That woman stuck with me, because, in my head and heart, I knew vaccines didn’t cause autism. I knew that a disorder of the most recent generations could not possibly be caused by the same medicines that have been given to decades of perfectly typical human beings.

But, as a counselor – or budding counselor, as it were – it was my job to be supportive and non-judgmental while guiding her through her experience. I continued to think of that woman over the years. Would she have had a child without health issues or autism? I don’t know. Was her action even necessary?

I knew back then (around 2002), that we, as a culture, would begin taking issue with the very concept of vaccination. We’d become complacent that the diseases being prevented were permanently eradicated in the developed world, and we were exposing our children needlessly to substances to which they never needed to be exposed. We questioned the side effects, and provided armchair causation for other diseases or illnesses. We protected ourselves with the iron shield of internet research.

And guess what happened?

Mumps virus, negative stained TEM 8758 lores

Mumps virus, negative stained TEM 8758 lores (Photo credit: Wikipedia)

These “dead” diseases began creeping back. Measles, mumps, pertussis – highly contagious diseases, the complications of which almost always listed death, started taking hold around the country, and around the world.

And that made me think. Why, when something is not broken in this country, must we always attempt to fix it?

Vaccines were developed to keep children from needlessly dying, to inhibit the presence of sometimes debilitating diseases. Vaccines were a gift from science to us, a gift of life where life was once precarious. If that's not reason enough to vaccinate our children, I don't know what is.

I also find the controversy surrounding the HPV vaccine a bit questionable.The issue of safety, providing our children prevention from the human papillomavirus, which, in some cases, becomes cervical or throat cancer, has become a moral issue, and, for all intents and purposes, it is not. Most people will engage in sexual activity during their lifetime. A vaccine is not an admission ticket to the adult playground, yet parents are holding their children back from receiving the HPV vaccine based its classification as a sexually transmitted disease.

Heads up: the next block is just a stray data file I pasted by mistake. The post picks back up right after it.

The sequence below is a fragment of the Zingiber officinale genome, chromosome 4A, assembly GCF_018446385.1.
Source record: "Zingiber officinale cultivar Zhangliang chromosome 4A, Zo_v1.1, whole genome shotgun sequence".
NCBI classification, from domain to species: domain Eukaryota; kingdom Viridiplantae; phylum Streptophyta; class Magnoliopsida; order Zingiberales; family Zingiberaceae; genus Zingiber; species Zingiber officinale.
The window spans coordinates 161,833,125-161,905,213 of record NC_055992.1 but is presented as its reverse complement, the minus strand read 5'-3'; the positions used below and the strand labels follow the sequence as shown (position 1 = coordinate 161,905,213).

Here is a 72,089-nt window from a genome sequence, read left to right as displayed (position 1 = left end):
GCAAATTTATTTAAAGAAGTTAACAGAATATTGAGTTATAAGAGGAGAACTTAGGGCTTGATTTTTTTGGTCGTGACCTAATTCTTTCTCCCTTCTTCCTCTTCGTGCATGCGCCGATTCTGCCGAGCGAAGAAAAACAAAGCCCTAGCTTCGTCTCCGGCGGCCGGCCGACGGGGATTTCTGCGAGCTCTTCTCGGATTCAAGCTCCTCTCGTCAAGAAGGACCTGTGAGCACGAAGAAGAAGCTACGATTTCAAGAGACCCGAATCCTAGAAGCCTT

We get our children flu shots, don’t we? Does it matter how the flu is spread? We don’t want our families sick and suffering.

I will end my discussion here, because I was lucky enough to catch this week’s NOVA on PBS, Vaccines – Calling the Shots, and I think they definitely provided a perspective worth hearing. I hope you will watch if you haven’t. If you’re one who harbors doubts about the utility or effectiveness of vaccines, I can nearly guarantee this episode will help alleviate them.

After all, it’s science. And you can’t argue with science.

Does This Loincloth Make Me Look Fat?

A few nights ago, my husband and I were watching Antiques Roadshow (stay with me), looking at giant, hulking pieces of turn-of-the-century furniture, an old box the owner thought was a wine storage box, but turned out to be a sugar cabinet (complete with lock), and pieces of jewelry for which I’d give choice parts of my anatomy.

While we were watching, I absently scrolled through social media, as I sometimes do, and somehow the world of ‘Oops! An entire sleeve of crackers just fell into my mouth!’ and ‘And if you turn the piece over…’ violently collided, and I had a significant revelation: Women, one hundred years ago, probably weren’t overly focused on the size of their asses. 




Lathe operator machining parts for transport p...

Lathe operator machining parts for transport planes at the Consolidated Aircraft Corporation plant, Fort Worth, USA (1942). (Photo credit: Wikipedia)